Window Washers Electrocuted
One brought back to life
Story & photos by Ex Captain Steven Grogan
Story updated 12/1/10
Two window washers were electrocuted last Saturday morning, November 27th, when a pole they were using to wash windows at a bank on Merrick Road in Lynbrook struck a high tension line. One of the men went into cardiac arrest but was brought back to life by Lynbrook firefighters.
At about 7:30 AM, Lynbrook firefighters were responding to a house fire on Robertson Road when they were notified of a second call for a reported “electrocution” at the Bank of America, located at 300 Merrick Road.
Truck Company firefighter Josh Parsons, an AMT, enroute to Truck Company for the house fire was a block away when the second call came in. He responded to the bank and found Lynbrook Police Officers Frank Menna, Doug King, and Sal Sedita, also arriving on the scene. They found two men lying together on the sidewalk in front of the bank. One of them, later identified as 64 year old Alan Weinberg, was lying atop a 40 foot window washing pole which was sticking up in the air, in the nearby tree, and close to the power lines. With the danger of the pole still near the 33,000 volt power line, Firefighter Parsons and Police Officer Menna dragged both men away from the pole to safety. Police Officer Menna also removed the pole from the tree.
Weinberg was found to be in cardiac arrest and had no pulse, while the second man, identified as 58 year old Nicholas Genovese was conscious but in extreme pain and did not know what had happened.
Firefighter Parsons with the assistance of Police Officer King began immediate CPR on Weinberg right there on the sidewalk. Firefighter Parsons then administered the first of three shocks from a defibrillator but there was still no response and no pulse. At that time NCPD detective Gary Ferrucci arrived and took over performing CPR chest compressions on Weinberg. Again, no response or vidal signs from Weinberg.
Hose Company from nearby Blake Avenue who was also responding to the house fire stopped at the bank. Ex-Chief Garry Pazmann then relieved Detective Ferrucci and continued CPR, while other members of Hose Company went to the aid of Genovese. Also arriving on the scene was Hose Company Captain James Eisenhauer, an EMT, who relieved Pazmann, and continued CPR chest compressions. Firefighter Parsons requested a county ambulance to the scene along with the department’s Emergency Medical Company.
At about this time, Third Deputy Chief Edward Hynes arrived at the bank from the house fire, followed by the Emergency Medical Company and other diverted Lynbrook fire units.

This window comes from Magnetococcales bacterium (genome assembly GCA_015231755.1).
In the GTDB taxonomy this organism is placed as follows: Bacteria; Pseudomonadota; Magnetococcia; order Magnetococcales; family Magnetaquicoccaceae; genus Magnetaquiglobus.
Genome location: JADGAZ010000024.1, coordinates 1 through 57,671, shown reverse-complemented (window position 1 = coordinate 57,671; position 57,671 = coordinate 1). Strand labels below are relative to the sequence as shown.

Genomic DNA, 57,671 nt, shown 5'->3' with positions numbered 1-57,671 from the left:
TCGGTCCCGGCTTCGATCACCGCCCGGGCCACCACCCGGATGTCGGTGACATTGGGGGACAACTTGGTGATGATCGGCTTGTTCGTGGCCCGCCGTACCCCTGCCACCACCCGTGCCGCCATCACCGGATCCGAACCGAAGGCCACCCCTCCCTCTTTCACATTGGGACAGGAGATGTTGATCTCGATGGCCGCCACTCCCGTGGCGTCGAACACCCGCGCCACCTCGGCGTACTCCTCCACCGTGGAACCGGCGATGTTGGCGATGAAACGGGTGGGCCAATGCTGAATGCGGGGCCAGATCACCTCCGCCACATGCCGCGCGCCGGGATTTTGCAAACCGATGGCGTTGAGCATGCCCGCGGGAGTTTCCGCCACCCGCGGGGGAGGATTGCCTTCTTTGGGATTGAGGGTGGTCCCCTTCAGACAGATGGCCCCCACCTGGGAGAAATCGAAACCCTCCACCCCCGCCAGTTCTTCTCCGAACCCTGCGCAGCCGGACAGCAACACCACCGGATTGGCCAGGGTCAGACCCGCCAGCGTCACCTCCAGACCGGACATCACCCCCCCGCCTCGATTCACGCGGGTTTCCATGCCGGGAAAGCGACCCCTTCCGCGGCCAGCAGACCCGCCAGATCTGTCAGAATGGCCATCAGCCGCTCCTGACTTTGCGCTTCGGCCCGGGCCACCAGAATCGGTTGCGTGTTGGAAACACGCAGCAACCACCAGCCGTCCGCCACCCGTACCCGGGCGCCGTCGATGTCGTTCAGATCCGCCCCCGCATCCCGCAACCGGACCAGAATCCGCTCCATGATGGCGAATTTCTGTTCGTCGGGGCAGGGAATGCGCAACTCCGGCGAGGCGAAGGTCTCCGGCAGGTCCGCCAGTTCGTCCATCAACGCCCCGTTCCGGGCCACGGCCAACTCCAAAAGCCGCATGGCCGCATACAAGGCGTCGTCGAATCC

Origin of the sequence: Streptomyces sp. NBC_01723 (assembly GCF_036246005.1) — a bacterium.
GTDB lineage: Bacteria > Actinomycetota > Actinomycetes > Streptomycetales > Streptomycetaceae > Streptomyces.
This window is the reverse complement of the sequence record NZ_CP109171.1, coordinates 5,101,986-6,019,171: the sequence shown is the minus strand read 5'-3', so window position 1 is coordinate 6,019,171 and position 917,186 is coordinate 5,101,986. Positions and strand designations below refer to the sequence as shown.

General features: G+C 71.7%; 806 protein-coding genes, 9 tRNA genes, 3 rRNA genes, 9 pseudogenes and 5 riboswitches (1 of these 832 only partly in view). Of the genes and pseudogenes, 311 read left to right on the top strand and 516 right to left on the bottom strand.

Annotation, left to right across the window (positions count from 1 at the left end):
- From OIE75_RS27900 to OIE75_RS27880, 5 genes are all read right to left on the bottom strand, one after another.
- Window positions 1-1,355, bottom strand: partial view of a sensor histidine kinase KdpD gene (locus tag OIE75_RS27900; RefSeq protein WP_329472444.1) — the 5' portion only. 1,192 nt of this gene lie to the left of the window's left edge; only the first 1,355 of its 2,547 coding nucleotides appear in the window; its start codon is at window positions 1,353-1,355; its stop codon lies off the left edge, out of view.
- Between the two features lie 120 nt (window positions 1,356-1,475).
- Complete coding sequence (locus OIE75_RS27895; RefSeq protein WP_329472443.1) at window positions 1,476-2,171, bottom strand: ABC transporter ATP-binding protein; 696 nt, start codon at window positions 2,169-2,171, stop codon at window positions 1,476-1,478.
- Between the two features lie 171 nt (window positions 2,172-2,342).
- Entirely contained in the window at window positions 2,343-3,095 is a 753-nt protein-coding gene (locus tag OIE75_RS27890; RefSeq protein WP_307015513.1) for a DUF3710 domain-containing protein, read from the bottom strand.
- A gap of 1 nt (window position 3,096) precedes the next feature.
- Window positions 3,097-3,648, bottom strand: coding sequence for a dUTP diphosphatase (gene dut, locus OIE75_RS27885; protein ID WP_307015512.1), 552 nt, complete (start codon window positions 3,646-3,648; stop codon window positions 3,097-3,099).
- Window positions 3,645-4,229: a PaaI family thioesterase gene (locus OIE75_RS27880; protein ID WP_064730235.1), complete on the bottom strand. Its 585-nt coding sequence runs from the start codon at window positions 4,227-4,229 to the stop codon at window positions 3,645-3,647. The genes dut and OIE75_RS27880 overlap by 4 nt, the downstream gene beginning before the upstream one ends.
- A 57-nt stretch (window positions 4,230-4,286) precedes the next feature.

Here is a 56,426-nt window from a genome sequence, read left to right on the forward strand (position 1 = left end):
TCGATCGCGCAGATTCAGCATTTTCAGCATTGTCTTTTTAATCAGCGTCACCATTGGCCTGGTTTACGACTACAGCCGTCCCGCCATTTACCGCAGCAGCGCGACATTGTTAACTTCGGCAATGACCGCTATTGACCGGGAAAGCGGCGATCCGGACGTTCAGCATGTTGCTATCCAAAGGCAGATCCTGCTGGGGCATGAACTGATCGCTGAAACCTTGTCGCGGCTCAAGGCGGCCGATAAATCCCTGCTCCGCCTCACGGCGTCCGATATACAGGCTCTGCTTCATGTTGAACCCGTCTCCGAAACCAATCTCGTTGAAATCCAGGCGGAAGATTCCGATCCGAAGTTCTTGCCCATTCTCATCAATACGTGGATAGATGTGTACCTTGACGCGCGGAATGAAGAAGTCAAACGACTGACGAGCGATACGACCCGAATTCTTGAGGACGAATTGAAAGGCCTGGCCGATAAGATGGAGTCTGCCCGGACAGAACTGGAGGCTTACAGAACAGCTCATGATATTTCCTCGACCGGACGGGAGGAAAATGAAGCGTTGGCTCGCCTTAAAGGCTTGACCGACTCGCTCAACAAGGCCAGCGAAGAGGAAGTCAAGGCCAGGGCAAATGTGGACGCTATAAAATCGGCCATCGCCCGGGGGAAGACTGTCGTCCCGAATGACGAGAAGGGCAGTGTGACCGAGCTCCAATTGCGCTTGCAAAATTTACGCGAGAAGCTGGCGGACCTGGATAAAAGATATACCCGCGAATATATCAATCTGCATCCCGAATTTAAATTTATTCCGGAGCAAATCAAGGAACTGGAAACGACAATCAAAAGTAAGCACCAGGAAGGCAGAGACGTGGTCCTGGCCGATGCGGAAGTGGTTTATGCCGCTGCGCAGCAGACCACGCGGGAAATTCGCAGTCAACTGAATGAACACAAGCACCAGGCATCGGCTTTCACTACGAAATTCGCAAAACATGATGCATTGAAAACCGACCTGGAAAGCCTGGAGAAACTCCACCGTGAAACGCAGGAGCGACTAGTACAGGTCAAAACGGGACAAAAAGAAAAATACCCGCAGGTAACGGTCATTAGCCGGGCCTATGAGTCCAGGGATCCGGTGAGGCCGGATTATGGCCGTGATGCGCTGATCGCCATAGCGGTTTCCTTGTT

Even with all the efforts of police officers and firefighters, Weinberg still had no pulse. While everyone was concentrating on reviving Weinberg, Genovese was placed on a stretcher for transportation to the Nassau County Firefighters Burn Center at Nassau University Medical Center. Genovese and Weinberg received burns to theirs hands and feet.
Both window washers, from a local company, had reportedly been holding the 40 foot pole with a brush on the end cleaning the third story windows of the bank when a gust of wind sent the pole into the 33,000 volt power line that runs along Merrick Road. Both were electrocuted and thrown to the sidewalk with Weinberg going into cardiac arrest. The electricity came down the pole into their hands, went through their body, and exited out their feet.
For another 15 minutes, Captain Eisenhauer and firefighter Parsons constantly performed CPR and defibrillated Weinberg again without success and without re-gaining a pulse. Finally, after being defibrillated a third time he was finally revived in the Emergency Medical Company ambulance on the way to the hospital. Electricity killed him and electricity brought him back to life. Weinberg was transported by an Emergency Medical Company ambulance to South Nassau Hospital in critical condition.
Emergency Medical Company Captain Tracey LaBarbera who was on the scene to coordinate the medical efforts acknowledged the work of Captain Eisenhauer, a NYC firefighter, and firefighter Parsons, a Suffolk Police Academy trainee, who worked tirelessly on Weinberg and never stopped in their efforts to revive him. Their efforts, along with the many police officers, firefighters, and Medical Company EMT’s, finally brought Weinberg back to life.
Deputy Chief Edward Hynes acknowledged the great team work of all those people who never gave up until Weinberg had a pulse and was once again breathing again.
Weinberg is alive but in very critical condition with fourth degree burns and is now being treated in the Burn Center at Nassau University Medical Center in East Meadow. Genovese is suffering third degree burns and will soon be released from the Burn Center.
Fire officials also reported that Weinberg’s brother was shocked in a similar type incident some 20 years ago on Freer Street in Lynbrook. He survived.
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Revised: 21 Feb 2017 09:07:35 -0500 .
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